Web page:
After two weeks of editing (too long, I know), I finally published the video last night. But things are a little different than what I expected.
My previous video, which was technically my first video, did okay. It has 17K views over the last 3 months, though a percentage of the viewers didn't seem to like the video very much.
This new video, on the other hand, only has dozens of views so far.
I know it's too early to judge, and that I shouldn't focus too much on superficial metrics. Still, it feels a little disappointing.
Maybe because I'd spent too much time on that single video, so I had a high expectation of it. Or maybe I'm just finding excuses (subconsciously) to prove how hard it is to do YouTube and that I should give up and try something else.
Either way, this is just a stupid rant. YouTubing is a number's game. I shouldn't passively rely on luck, nor should I focus on any of the metrics.
This is a career that I've decided to pursue for many years to come, so how does a video's performance matter in the grand scheme of things?
Yep, it doesn't matter.
Matter of fact, Matt D'Avella and his team have just released Goodbye Metrics — a Chrome extension that lets you hide metrics in your YouTube Creator Studio. The idea is that we should focus on creating content we love and taking on new challenges without caring too much about the views and subscriber count.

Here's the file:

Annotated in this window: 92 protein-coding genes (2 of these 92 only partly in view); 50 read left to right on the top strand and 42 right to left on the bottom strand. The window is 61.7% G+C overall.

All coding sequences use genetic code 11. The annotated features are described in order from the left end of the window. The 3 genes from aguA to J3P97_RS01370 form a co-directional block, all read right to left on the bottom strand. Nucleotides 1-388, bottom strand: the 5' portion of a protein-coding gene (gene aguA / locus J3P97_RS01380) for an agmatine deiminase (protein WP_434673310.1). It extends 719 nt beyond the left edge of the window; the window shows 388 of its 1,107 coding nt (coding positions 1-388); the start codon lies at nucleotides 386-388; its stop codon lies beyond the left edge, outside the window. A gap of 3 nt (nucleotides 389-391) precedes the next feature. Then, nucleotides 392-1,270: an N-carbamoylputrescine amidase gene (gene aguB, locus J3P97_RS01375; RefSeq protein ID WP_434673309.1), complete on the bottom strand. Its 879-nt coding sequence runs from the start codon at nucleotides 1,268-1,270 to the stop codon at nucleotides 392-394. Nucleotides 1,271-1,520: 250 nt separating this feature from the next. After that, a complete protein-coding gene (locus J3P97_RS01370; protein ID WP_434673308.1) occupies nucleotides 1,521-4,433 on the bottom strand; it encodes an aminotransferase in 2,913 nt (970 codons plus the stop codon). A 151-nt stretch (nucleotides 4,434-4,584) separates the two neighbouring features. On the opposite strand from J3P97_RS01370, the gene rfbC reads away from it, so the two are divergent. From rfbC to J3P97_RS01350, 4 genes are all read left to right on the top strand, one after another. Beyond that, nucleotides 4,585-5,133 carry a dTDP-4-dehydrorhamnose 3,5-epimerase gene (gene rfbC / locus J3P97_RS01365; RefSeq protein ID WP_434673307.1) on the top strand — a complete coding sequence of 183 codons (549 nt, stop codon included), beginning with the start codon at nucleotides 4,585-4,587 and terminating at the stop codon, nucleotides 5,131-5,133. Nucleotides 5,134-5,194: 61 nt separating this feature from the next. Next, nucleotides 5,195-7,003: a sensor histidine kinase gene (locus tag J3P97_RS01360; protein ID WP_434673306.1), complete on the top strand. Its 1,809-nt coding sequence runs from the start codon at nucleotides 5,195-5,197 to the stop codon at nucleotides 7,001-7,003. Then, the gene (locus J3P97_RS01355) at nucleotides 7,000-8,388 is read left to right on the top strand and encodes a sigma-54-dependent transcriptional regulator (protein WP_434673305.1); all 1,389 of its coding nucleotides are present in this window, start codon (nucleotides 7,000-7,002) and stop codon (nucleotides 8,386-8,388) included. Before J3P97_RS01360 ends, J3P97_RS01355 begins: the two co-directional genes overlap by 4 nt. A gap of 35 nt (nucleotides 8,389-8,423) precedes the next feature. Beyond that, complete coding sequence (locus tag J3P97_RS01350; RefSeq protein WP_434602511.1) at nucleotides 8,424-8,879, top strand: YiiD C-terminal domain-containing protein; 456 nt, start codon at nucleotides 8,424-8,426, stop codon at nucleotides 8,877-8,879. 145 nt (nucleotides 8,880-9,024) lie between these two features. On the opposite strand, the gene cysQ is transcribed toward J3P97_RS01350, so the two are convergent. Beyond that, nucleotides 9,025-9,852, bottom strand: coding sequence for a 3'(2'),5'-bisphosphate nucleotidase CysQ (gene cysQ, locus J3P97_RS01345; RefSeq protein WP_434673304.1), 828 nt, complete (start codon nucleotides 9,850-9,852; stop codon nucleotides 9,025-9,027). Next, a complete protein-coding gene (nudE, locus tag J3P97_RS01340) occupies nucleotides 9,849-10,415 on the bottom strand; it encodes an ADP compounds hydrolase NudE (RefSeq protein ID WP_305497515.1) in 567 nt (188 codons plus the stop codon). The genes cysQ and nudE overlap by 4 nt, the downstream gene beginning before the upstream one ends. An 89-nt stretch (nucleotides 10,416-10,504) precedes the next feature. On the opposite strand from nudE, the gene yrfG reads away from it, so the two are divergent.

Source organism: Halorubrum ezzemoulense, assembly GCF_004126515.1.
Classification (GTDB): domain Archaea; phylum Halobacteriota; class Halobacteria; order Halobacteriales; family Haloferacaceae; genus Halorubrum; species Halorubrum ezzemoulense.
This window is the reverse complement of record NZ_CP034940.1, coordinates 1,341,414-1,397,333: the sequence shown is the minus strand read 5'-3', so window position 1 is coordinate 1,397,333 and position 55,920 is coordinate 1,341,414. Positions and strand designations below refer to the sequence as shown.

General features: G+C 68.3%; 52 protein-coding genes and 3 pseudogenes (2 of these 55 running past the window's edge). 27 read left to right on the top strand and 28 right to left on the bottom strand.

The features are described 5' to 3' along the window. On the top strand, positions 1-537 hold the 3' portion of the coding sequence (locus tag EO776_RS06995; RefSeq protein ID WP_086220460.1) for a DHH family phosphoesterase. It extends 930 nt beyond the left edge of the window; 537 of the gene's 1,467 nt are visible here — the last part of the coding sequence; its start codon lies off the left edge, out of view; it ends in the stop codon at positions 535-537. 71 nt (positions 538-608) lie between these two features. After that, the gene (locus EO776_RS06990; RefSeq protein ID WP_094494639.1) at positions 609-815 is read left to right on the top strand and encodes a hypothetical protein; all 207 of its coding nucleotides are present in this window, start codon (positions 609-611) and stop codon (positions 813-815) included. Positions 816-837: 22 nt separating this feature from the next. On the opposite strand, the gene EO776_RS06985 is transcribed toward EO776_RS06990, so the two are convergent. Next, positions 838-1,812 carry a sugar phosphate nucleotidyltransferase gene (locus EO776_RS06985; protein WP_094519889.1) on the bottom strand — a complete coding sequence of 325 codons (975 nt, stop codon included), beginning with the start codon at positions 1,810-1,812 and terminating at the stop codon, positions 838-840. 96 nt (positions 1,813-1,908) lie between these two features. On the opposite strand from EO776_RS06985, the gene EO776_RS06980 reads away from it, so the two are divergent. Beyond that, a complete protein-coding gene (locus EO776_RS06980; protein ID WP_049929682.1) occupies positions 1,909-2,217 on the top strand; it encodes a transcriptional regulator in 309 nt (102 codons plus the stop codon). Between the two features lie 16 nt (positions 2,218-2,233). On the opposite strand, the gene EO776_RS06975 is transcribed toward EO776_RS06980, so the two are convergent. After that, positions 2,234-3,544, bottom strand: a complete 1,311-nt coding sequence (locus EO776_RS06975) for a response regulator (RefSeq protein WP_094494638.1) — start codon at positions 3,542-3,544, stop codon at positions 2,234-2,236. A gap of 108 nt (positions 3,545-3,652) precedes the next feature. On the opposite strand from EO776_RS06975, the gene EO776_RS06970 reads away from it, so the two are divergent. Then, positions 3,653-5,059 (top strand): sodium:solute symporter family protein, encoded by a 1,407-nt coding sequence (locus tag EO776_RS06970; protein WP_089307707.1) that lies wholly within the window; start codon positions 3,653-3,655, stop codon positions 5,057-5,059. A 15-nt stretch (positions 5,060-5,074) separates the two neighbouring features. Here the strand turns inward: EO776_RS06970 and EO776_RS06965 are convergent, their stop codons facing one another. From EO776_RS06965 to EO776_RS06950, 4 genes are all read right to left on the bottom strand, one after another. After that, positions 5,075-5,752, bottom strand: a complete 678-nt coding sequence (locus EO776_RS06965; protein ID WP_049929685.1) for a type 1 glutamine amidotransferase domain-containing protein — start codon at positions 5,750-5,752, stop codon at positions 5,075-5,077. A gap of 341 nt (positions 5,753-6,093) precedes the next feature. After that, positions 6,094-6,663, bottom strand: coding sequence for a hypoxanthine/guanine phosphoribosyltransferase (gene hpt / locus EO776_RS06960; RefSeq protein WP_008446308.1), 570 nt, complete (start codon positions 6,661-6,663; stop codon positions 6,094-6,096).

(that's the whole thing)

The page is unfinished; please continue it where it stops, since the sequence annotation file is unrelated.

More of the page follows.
But of course, it's easy for someone like him — who has over 3 million subscribers — to not care about the metrics. He has built a stable stream of passive income, anyway.
For new YouTubers like me, metrics are important for knowing what works and what doesn't. And progress keeps me going.
It's paradoxical, I know. And I'm trying to find the balance too.
Before I start working on the next video, I'm gonna be working on my Skillshare class first. I need to release it ASAP and see how it goes.
Gotta start generating some income first.
This Netflix miniseries called MAID is an amazing show that I really enjoyed watching. It's based on the true story of a book written by Stephanie Land. Super inspiring and captivating story. I highly recommend it.
Ken Tang (aka Chicken Genius Singapore) released a video two days ago about the number of Tesla shares we need to hold in order to retire on it. A seemingly far-fetched goal suddenly seems way more attainable. Which is exactly what he wanted to achieve with the video, I think.
10 years may seem like a long time, but they will go by incredibly fast. Start investing now.